The Democrats yesterday looked over what the Republicans had wrought in Detroit and some of what they saw pleased them.
They especially liked the contortions that Ronald Reagan went through in selecting a running mate and hoped that what Democratic Party Chairman John White called "Wednesday night's fiasco" was just a preview of the ability of Reagan and his organization to deal with the pressures of a general election campaign.
They also liked the end product of the vice presidential selection process, George Bush, because he was so obviously Reagan's second choice and because there are differences between Bush and Reagan that the Democrats believe can be exploited.
And they liked that part of Reagan's Thursday night acceptance speech when he promised "an immediate and thorough freeze on federal hiring" -- they liked it so much that yesterday the administration rolled out some of its management heavyweights to announce that there already is such a freeze, imposed by President Carter.
For the opposition party, these were the highlights of the Republican National Convention, which in the view of White and other Carter supporters could have and should have been better for the Republicans -- and therefore worse for the Democrats.
But there is no getting around the fact that the Republicans left Detroit a unified party, that they ran a far smoother convention than the Democrats can hope to next month in New York, and that Reagan once again proved himself a smooth and effective political performer on television.
At the White House and the Carter reelection committee yesterday, aides to the president repeatedly called Reagan a formidable opponent and vowed not to repeat the mistake of others by underestimating the ability and attraction of the movie star-turned-politician.
Their assessment of Reagan's acceptance speech ran from the grudging comment of a White House official that it was "a slick performance" to White's statement that Reagan is "as good a performer as I have ever seen."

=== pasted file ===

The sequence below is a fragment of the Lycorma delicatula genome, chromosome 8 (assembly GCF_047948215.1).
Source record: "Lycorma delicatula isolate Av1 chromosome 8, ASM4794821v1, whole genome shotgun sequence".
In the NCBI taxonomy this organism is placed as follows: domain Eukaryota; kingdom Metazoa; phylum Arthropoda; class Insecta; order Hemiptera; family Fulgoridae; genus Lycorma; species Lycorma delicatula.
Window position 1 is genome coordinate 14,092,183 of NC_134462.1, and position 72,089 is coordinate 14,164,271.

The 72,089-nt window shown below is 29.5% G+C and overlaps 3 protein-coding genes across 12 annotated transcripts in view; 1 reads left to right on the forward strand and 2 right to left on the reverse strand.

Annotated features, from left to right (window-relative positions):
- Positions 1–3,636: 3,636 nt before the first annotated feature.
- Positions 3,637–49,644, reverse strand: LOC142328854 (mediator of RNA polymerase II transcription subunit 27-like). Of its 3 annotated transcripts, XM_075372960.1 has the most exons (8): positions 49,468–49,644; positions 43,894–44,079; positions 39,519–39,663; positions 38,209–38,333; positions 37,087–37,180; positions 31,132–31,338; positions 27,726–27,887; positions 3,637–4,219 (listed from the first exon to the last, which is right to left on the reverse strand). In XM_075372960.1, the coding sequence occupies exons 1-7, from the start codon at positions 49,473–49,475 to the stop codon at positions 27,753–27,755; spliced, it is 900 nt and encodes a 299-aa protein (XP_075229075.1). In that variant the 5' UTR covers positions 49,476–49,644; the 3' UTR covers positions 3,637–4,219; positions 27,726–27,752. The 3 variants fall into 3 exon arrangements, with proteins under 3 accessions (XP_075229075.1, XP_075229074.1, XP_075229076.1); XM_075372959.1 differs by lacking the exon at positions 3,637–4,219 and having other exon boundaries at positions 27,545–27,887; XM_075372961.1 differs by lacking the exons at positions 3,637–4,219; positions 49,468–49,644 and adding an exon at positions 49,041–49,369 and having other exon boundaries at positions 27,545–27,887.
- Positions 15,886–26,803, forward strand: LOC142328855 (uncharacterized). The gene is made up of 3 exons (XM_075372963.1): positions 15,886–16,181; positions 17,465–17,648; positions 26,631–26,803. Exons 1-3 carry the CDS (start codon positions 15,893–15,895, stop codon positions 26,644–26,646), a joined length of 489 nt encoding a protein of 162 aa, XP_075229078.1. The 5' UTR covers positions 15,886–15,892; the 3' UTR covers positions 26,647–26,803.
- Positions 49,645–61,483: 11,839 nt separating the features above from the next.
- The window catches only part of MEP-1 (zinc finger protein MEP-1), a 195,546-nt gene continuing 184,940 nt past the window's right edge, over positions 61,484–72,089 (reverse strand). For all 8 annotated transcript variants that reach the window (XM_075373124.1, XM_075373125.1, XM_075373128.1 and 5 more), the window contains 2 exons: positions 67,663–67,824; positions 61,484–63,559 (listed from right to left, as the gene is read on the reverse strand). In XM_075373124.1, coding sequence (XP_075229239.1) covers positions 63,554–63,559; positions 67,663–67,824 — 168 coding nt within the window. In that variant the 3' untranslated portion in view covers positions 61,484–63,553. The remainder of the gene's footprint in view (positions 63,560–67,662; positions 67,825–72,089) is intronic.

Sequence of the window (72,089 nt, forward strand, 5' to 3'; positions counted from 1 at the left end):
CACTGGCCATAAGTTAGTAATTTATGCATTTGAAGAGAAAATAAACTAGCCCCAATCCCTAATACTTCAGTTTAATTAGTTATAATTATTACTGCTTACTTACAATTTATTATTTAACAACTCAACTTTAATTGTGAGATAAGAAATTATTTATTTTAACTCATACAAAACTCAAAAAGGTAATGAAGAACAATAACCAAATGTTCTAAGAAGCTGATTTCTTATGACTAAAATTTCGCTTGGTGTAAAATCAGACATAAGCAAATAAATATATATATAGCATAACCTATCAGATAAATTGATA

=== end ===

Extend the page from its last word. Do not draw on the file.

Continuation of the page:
Still, the prevailing view among Carter supporters yesterday was that, given the president's political problems, the divisions in the Democratic Party and the control the Reagan forces exercised in Detroit, the Republicans failed to make the most of their four-day nationally televised convention.
In its aftermath, the beginnings of the Carter strategy for confronting Reagan began to emerge.
It will be to portray the former California governor as a man who neither understands nor cares about the presidency and who springs from the narrowest of political bases, with little in common with the vast majority of Americans. o
In this, the Carter aides believe Reagan handed them a gift Wednesday night with his brief and embarrassingly public flirtation with former president Gerald Ford for the second spot on the ticket and the negotiations over just what powers Reagan, as president, would be willing to surrender to Ford.
While there was disagreement over whether the episode will cause Reagan any permanent political damage, it clearly played into the White House's hands in trying to portray Reagan as simply not up to dealing with the burdens and pressures of the presidency.